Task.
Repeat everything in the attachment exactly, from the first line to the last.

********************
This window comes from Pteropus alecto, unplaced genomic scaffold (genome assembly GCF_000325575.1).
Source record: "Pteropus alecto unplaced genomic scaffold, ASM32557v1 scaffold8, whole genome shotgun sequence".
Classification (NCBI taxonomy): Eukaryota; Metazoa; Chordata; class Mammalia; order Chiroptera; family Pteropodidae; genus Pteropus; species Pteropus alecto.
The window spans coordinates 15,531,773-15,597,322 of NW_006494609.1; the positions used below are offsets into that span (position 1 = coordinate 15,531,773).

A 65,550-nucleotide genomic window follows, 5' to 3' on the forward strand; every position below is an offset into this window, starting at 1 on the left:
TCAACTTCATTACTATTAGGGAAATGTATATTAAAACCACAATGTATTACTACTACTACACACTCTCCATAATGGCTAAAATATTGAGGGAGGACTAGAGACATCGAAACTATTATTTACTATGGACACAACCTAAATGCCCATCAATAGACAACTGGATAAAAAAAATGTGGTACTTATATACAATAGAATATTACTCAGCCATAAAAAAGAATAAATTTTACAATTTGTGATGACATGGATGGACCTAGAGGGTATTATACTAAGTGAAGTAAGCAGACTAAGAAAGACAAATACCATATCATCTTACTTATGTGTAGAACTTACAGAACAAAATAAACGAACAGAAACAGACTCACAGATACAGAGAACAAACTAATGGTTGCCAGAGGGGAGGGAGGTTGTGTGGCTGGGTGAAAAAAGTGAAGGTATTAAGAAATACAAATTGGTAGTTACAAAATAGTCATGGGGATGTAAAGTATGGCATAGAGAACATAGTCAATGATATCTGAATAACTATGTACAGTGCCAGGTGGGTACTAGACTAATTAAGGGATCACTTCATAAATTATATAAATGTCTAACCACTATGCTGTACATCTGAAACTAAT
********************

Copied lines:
This window comes from Pteropus alecto, unplaced genomic scaffold (genome assembly GCF_000325575.1).
Source record: "Pteropus alecto unplaced genomic scaffold, ASM32557v1 scaffold8, whole genome shotgun sequence".
Classification (NCBI taxonomy): Eukaryota; Metazoa; Chordata; class Mammalia; order Chiroptera; family Pteropodidae; genus Pteropus; species Pteropus alecto.
The window spans coordinates 15,531,773-15,597,322 of NW_006494609.1; the positions used below are offsets into that span (position 1 = coordinate 15,531,773).

A 65,550-nucleotide genomic window follows, 5' to 3' on the forward strand; every position below is an offset into this window, starting at 1 on the left:
TCAACTTCATTACTATTAGGGAAATGTATATTAAAACCACAATGTATTACTACTACTACACACTCTCCATAATGGCTAAAATATTGAGGGAGGACTAGAGACATCGAAACTATTATTTACTATGGACACAACCTAAATGCCCATCAATAGACAACTGGATAAAAAAAATGTGGTACTTATATACAATAGAATATTACTCAGCCATAAAAAAGAATAAATTTTACAATTTGTGATGACATGGATGGACCTAGAGGGTATTATACTAAGTGAAGTAAGCAGACTAAGAAAGACAAATACCATATCATCTTACTTATGTGTAGAACTTACAGAACAAAATAAACGAACAGAAACAGACTCACAGATACAGAGAACAAACTAATGGTTGCCAGAGGGGAGGGAGGTTGTGTGGCTGGGTGAAAAAAGTGAAGGTATTAAGAAATACAAATTGGTAGTTACAAAATAGTCATGGGGATGTAAAGTATGGCATAGAGAACATAGTCAATGATATCTGAATAACTATGTACAGTGCCAGGTGGGTACTAGACTAATTAAGGGATCACTTCATAAATTATATAAATGTCTAACCACTATGCTGTACATCTGAAACTAAT